Posted on 06. Oct, 2010 in Victoria

Premier John Brumby today launched Victoria’s groundbreaking Electric Vehicle Trial, with more than 50 organisations and 180 households across the state to participate in the five-year trial.

Mr Brumby was joined by Roads and Ports Minister Tim Pallas to announce details of a world-leading trial and encouraged Victorians to go electric and apply to take part through an RACV online ballot.

“Today Victoria is a step close to an electric vehicle future, with the start of a $5 million trial to make it easier for people to choose electric cars and bikes as more options become available,” Mr Brumby said.   

“Our Government is committed to making this state an electric vehicle friendly place and we understand how important cleaner, greener and innovative travel options are to Victorians.

“The Electric Vehicle Trial will create real-life conditions by testing how drivers, vehicles, plug-in charging infrastructure and the electricity network will work in everyday situations.

“This is a real-world test of how these vehicles will operate in Victoria and that means we need Victorians to use electric vehicles and report back on their experiences.

“This is an exciting opportunity for people to be part of the development of low-emission transport options as we look for new ways to cut carbon emissions and provide greener travel.”

Mr Brumby said all the vehicles in the Electric Vehicle Trial would run on AGL GreenPower, which is 100 per cent renewable energy.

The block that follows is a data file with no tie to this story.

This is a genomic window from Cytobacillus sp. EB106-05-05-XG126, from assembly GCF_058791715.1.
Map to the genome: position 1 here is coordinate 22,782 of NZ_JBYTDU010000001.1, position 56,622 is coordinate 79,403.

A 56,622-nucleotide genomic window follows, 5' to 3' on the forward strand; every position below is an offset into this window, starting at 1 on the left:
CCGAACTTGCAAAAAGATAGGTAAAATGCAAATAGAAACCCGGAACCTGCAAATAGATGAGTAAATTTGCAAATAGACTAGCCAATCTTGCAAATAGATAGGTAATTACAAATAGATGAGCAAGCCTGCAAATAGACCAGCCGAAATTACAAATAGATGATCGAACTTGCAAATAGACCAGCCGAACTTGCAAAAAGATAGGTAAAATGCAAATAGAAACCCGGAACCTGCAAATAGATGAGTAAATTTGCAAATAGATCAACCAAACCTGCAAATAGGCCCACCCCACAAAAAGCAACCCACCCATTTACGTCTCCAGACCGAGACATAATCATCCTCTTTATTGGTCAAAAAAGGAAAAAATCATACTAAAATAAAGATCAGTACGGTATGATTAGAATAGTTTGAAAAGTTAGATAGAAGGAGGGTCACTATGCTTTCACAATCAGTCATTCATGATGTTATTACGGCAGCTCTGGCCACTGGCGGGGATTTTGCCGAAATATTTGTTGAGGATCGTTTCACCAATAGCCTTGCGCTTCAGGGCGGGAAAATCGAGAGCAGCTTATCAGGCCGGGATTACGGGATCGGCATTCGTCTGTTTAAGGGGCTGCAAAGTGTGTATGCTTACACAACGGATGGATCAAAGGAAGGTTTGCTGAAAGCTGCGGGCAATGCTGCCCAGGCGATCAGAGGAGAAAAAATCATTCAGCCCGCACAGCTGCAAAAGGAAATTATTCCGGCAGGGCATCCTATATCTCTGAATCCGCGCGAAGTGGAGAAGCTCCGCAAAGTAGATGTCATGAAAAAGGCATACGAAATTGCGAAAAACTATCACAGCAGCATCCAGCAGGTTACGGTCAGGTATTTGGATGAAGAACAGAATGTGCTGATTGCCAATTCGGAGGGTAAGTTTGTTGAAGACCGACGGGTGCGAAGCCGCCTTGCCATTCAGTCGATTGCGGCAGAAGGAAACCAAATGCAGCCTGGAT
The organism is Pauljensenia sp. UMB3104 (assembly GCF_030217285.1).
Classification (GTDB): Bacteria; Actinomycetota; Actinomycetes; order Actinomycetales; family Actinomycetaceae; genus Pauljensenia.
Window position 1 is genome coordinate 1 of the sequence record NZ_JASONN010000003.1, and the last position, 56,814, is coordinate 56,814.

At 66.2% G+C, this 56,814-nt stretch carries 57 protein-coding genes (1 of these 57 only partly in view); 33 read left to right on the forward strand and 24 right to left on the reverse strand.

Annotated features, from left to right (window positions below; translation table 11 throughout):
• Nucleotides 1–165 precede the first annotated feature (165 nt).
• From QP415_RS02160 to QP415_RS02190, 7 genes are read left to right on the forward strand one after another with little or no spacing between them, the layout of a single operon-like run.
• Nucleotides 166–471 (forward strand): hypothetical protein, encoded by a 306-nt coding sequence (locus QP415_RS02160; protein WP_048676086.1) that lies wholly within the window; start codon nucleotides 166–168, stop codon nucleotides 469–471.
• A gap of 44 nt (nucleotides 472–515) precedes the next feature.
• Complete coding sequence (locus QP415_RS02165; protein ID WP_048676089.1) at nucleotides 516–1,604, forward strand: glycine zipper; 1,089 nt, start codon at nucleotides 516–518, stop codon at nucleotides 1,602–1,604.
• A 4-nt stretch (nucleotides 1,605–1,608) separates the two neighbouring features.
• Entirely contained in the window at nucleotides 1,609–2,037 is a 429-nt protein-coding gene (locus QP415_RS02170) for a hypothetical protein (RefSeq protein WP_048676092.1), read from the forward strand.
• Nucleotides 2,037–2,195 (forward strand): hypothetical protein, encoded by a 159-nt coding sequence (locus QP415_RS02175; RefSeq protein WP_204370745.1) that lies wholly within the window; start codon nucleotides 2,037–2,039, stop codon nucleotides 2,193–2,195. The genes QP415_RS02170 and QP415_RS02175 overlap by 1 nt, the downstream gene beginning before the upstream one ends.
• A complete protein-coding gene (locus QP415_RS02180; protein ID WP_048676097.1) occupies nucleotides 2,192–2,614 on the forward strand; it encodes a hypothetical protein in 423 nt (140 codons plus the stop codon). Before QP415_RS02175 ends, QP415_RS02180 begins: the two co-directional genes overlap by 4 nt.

“Most of the vehicles will be small passenger cars. Some electric light commercial vehicles will be used in freight fleets, while electric two-wheelers will also be tested,” he said.

“As part of the trial, charging points will be installed in homes of participants and in workplaces. Public quick charging points will also be set up for when an electric vehicle needs a top-up.”

About 60 vehicles will be used in the trial and they have been provided by Blade Electric Vehicles, Toyota, Mitsubishi, Nissan and EDay Life. Public charging infrastructure will be supplied by Better Place, ECOtality and ChargePoint.

Mr Pallas said the trial was about finding new ways of making electric cars more efficient and practical for Victorian families and roads.

“The vehicles will rotate between households and fleets for three months at a time, with the trial to look at their experiences and what type of charging infrastructure is needed,” he said.

“We will provide the vehicle charging point and pay for insurance, while the households will pay the cost of electricity, which will be less than you would pay for petrol.”

Applications to participate in the trial can only be made online through the RACV website at www.racv.com.au/evtrial  and opens today. A valid Victorian driver’s licence is required.

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